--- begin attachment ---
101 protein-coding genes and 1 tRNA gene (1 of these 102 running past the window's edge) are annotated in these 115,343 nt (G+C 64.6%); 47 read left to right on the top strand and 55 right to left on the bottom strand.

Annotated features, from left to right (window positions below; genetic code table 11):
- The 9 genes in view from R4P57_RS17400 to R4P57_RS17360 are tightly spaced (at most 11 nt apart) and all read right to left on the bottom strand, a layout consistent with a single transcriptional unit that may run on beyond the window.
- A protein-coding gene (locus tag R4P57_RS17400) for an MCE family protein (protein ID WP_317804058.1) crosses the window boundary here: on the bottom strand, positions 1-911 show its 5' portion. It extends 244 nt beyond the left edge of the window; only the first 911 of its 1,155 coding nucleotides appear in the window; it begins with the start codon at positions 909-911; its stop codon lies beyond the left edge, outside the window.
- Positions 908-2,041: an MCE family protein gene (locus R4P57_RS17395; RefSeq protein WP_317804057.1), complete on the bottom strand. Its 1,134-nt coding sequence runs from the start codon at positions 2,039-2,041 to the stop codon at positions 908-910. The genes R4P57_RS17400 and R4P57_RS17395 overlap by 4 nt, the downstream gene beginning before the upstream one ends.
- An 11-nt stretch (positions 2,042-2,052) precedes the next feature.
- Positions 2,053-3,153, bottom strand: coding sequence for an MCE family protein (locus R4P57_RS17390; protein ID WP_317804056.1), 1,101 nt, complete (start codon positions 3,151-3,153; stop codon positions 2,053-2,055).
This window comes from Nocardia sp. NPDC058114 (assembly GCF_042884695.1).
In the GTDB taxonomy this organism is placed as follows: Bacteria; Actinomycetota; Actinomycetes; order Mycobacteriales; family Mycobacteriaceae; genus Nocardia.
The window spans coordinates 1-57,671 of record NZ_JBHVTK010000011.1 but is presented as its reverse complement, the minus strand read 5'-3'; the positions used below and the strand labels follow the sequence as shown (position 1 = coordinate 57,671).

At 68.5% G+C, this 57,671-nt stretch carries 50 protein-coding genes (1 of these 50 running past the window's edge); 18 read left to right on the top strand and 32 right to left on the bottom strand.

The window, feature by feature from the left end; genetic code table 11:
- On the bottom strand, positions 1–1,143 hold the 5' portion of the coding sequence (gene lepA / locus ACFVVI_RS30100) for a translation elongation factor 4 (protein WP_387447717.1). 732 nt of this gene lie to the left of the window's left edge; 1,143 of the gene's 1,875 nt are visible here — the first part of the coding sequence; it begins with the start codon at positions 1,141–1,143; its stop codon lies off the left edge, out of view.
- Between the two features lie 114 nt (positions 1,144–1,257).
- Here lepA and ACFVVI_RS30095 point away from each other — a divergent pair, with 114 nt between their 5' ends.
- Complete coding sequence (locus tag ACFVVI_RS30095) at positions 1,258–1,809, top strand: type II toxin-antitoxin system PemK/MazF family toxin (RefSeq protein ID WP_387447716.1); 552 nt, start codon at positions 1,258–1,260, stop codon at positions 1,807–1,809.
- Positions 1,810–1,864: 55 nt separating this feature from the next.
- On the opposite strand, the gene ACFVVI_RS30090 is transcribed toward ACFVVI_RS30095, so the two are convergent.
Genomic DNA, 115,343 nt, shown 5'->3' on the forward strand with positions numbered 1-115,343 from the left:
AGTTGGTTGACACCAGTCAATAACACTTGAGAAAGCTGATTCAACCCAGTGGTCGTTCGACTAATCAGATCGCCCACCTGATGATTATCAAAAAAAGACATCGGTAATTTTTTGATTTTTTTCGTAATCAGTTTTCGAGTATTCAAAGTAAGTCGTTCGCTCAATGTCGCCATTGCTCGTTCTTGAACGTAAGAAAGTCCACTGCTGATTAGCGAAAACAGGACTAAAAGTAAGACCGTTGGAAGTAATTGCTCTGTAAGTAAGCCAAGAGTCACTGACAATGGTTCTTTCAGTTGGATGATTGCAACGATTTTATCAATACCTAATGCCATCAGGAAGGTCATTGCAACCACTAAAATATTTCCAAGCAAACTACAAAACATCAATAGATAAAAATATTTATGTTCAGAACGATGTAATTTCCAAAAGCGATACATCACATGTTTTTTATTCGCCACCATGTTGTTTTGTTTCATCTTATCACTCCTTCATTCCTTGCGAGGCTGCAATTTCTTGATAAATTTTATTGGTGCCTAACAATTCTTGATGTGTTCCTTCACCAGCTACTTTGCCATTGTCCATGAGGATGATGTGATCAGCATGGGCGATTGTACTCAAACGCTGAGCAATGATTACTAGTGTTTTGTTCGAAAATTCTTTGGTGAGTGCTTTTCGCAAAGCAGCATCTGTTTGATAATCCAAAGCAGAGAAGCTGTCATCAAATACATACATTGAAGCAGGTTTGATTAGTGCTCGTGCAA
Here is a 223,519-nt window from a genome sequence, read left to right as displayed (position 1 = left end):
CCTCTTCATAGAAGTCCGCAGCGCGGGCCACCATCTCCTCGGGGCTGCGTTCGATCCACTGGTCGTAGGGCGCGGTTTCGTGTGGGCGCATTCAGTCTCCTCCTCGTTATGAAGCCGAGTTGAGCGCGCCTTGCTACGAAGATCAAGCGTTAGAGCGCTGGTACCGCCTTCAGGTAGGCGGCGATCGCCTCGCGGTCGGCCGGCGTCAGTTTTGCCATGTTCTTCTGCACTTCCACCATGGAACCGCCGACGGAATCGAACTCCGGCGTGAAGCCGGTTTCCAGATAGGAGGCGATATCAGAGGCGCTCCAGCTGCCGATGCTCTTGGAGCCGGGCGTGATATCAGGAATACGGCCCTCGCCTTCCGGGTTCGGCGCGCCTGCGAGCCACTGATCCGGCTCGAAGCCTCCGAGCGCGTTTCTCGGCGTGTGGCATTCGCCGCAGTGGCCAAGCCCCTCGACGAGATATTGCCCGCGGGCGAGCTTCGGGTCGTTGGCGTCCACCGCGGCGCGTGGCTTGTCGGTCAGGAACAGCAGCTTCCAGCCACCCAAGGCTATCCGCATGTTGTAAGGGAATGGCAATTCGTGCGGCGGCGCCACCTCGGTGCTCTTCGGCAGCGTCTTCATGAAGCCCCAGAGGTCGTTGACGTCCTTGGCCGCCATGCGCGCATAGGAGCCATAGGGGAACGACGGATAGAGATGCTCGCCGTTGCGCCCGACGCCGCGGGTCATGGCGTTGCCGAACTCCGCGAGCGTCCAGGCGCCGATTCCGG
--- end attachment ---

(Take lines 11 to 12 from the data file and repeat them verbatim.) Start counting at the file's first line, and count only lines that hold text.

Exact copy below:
At 68.5% G+C, this 57,671-nt stretch carries 50 protein-coding genes (1 of these 50 running past the window's edge); 18 read left to right on the top strand and 32 right to left on the bottom strand.

The window, feature by feature from the left end; genetic code table 11: